If you come in saying to me, only wanna get pregnant, if it's spontaneous and on my own, well then, sister, I'm sorry. You are shit outta luck in my world because I don't know what's gonna happen to any of us as women. Women with P C O S, women without P C O S, young women, old women, I can never predict if someone's gonna get pregnant.
Own. But I can say that with the techniques we have in the modern world, regardless of having P C O, You will get pregnant. It might take being pregnant on your own. It might take medication by your regular ob gyn. It might take medication by a fertility specialist. It might take ivf. I don't know what it's gonna take, but I know you're probably gonna get pregnant.
The likelihood of being unable to get pregnant at all is very small. Hence the reason I don't like when patients Google it and see infertility, infertility. Yes, there are fertility issues. That to me is a very different spirit than infertility, which [00:11:00] implies complete lack of being able to ever carry a human in your body.
Okay, so what are the other concerns with P C O S? I think that it causes a lot of anxiety because when people Google it, , they see pictures again of women who have a lot of weight issues, a lot of hair, a lot of acne certainly, which happens for many of our patients. I have patients who unfortunately have those categories of issues, and it's really challenging because again, weight tends to be the underlying cause, but their metabolism is disordered in a way that doesn't necessarily allow them to use the same techniques that someone else who only needs to lose five or 10 pounds can use.
So it becomes a challenge. It becomes a little bit of a social issue because. As women, we feel very judged about our weight. Right. We judge ourselves. We probably judge each other. Um, and then the acne in the hair becomes a challenge as well. People can also use a medication called sperm lactone, which is a hormone that actually works for blood pressure, but indirectly can help with acne and with hair, and it's actually a derivative of one of the components, or I should say one of the c.
[00:12:00] Of Speral Lactone, its derivative is in the birth control called Yaz or Yazmin. So that is the pill that many people come to us saying. That's the one I've heard for P C O S, and the answer is it might work for you for P C O S. On the other hand, there are other pills that might work as well. So the bottom line is hormones being imbalanced.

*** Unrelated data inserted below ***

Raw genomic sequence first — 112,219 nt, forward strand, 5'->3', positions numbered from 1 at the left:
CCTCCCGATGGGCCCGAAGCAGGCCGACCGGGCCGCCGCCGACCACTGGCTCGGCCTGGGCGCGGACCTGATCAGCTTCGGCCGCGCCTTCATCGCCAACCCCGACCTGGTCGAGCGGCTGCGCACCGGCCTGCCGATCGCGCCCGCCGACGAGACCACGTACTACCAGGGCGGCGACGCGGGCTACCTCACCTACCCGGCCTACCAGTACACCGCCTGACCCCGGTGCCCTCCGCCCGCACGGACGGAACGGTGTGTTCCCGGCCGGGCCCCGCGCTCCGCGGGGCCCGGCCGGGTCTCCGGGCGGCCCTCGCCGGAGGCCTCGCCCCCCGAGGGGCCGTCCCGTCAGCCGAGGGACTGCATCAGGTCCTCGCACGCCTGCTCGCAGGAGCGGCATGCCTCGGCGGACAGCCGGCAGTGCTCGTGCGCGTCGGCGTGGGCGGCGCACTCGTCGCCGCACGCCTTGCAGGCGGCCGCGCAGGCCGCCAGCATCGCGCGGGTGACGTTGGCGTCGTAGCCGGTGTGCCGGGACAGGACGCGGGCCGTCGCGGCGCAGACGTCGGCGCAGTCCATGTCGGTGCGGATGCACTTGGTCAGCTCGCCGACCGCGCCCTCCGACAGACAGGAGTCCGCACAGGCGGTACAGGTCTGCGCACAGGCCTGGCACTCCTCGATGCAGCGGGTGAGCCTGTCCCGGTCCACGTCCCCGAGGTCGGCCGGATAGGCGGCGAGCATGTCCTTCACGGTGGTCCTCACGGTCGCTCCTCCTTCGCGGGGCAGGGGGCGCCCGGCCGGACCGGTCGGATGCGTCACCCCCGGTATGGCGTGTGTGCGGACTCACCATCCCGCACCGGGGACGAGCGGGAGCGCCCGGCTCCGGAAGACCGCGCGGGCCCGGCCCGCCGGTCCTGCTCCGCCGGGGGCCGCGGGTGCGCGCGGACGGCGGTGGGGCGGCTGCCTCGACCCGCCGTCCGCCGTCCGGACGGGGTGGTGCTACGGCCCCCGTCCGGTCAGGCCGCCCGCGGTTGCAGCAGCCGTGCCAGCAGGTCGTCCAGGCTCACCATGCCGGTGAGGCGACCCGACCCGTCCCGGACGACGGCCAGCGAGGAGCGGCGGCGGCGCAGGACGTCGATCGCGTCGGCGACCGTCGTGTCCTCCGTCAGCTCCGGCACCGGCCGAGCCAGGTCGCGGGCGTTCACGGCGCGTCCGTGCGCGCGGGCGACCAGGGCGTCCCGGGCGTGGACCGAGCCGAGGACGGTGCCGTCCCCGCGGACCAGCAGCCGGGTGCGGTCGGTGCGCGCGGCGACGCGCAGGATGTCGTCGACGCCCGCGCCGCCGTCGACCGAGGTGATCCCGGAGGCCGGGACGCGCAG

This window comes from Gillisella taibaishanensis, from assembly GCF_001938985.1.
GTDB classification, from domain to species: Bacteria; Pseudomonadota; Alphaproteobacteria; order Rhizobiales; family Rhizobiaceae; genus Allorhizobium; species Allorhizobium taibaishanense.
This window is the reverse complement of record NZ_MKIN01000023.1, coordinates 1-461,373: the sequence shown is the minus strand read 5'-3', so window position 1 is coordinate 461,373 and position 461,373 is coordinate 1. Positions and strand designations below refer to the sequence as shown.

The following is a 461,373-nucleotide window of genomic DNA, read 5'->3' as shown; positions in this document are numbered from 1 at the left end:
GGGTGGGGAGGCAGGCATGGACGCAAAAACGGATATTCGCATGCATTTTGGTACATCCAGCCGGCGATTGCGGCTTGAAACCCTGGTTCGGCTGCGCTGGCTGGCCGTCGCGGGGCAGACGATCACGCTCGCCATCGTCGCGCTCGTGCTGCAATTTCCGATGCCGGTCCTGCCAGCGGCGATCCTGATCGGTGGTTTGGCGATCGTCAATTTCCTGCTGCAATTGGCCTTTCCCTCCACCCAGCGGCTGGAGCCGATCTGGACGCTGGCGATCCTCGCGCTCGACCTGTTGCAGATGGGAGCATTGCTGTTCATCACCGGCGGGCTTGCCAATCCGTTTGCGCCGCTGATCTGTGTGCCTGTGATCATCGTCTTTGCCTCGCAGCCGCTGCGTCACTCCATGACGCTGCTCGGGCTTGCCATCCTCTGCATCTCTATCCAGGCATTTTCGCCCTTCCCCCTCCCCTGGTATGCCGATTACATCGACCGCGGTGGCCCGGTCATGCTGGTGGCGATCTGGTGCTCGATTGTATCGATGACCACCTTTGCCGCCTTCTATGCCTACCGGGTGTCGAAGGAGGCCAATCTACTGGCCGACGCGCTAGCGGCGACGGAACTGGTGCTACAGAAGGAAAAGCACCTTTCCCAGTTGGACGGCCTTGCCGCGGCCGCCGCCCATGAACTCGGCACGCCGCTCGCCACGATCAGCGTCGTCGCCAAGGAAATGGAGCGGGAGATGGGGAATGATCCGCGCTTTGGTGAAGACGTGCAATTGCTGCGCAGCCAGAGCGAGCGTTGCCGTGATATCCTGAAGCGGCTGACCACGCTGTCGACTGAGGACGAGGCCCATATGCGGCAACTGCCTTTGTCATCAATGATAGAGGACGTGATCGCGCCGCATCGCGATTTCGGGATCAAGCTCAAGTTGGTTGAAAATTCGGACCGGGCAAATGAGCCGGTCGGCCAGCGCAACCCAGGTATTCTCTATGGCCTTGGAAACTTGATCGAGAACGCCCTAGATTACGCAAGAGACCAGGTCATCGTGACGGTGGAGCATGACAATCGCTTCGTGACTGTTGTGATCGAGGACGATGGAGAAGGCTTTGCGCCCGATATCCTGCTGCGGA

It is something that you inherit the predisposition from. And typically, if you have a history of someone in your family with type two diabetes, that's where you probably inherited it from the way to diagnose it. By the way, often patients tell me their story, and in my mind I'm already thinking, okay, I know what's going on and I can tell what's happening.
And then there's different methods. There are different techniques, but essentially you'll most likely have a panel of blood work. Maybe an ultrasound that will kind of put the story together where your doctor will look at different ratios of your hormones and your ovaries and your story and your symptoms to help tell you.
Sometimes it's a definitive, there are absolute lab abnormalities that show it. Other times it's subtle. When you look at the lab [00:13:00] slip, everything will be in the normal range, but your doctor can help decide with certain ratios of hormones and other features, whether or not she thinks you. What I call, again, a predisposition towards it.
And that can be helpful because then you sometimes know why it's happening. A frustrating side effect that can happen for many women is hair loss. So while they get hair on their chin, they can sometimes lose hair on their scalp. Again, more of that male pattern type of hair loss, right? Where they get hair here but they lose it.
And I've seen that in women just with P C O S. I've seen that in. When they go on the pill initially to control their symptoms, but then, then they go off of it. They lose some hair. I don't have a great explanation for it. Any of you out there watching, please tell me. But it seems that a lot of it is when we even out those androgens and then we withdraw the pill, there somehow seems to be a change in the hormones because that seems to be the most common time where women report it on the pill.
Then when they stop it, that can happen. It does not happen for everybody. So I don't want [00:14:00] everyone to distress if they choose to go on the. It's still actually something that can really help you as far as evening out your hormones again, not evening out the underlying cause, but making it easier for you to not have to keep track because your choices are either put in an i u D with hormone to even out the lining of the uterus so that the lining doesn't get too thick.
Or taking the birth control pill to make the thin, the lining stay thin or every three months if you haven't gotten a. Your doctor will give you progesterone by mouth for a week to help withdraw your lining because you don't want the lining to get too thick over time. Okay? P C O S misconception, not cys in your ovaries.
That's what I wanna say about that. You guys have a good day. I'm gonna go to the office.